Yakubets was married at a golf club north of Moscow in summer 2017 to glamorous businesswoman Alyona Benderskaya who runs a chain of Italian luxury clothing stores
Maksim Yakubets’ wedding in 2017 to Alyona Benderskaya whose father-in-law works for FSB
Yakubets’ father-in-law, is a former officer with an elite special-forces unit of the FSB, Eduard Bendersky but it is also believed that some of his spy work for the organization rubbed off on his daughter and she is now also involved in some of the FSB-related ‘charities’ that he sits on
In April 2018, Yakubets was in the process of obtaining a license to work with classified Russian information from the Russian spy agency, the FSB – the Federal Security Service of the Russian Federation. The FSB was the main successor agency to the KGB.
Yakubets was also responsible for recruiting and managing a network of individuals to Evil Corps who would then be responsible for facilitating the movement of money illicitly.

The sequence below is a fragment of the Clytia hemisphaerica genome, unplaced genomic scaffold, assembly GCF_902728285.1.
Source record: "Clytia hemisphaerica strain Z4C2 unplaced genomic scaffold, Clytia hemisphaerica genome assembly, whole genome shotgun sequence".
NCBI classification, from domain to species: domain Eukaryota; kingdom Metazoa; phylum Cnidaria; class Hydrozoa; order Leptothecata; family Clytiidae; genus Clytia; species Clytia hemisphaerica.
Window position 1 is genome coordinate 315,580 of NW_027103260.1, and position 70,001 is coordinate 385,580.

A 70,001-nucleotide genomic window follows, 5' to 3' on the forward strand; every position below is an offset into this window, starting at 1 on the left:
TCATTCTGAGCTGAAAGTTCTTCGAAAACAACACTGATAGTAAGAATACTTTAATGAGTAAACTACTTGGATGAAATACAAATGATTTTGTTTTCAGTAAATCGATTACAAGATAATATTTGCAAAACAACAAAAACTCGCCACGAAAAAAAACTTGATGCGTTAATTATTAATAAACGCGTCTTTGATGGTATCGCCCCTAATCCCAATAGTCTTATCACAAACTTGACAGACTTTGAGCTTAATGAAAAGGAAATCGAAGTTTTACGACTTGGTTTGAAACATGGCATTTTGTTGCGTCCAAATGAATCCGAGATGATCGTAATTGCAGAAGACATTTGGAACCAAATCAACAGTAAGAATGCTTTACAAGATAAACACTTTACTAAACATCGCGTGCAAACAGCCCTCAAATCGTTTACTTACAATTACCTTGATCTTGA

Over the past five days, Garmin, a company valued at $18 billion, has become Yakubets’ latest target. On Sunday night, even the company’s website was unable to load properly. ,
The security news website Bleeping Computer described Garmin as being attacked by the WastedLocker ransomware.
The ransomware attack works by encrypting the company’s data, rendering it inaccessible to employees. Evil Corp have demanded a $10 million ransom for the data to be freed up.
Screenshots show lists of the company’s files encrypted by the malware, with a ransom note individually attached to each file.
The note tells the recipient to contact one of two email addresses to ‘get a price for your data’.
It is not clear whether any customer data has been compromised, as the tech firm continues to investigate and works to resolve the matter.
Share 1.1k shares https://www.youtube.com/embed/bMDUuXXZWzI
Files shared from a Garmin employee show how a ransomeware file had been attached to each one giving the user details of what to do next in order to retrieve their data
A tweet shows the email address that Garmin workers were told to email in order to restore access to their data
A note from the hackers has been attached to every single data file within Garmin’s systems along with details as to how the company will be able to restore access after paying a ransom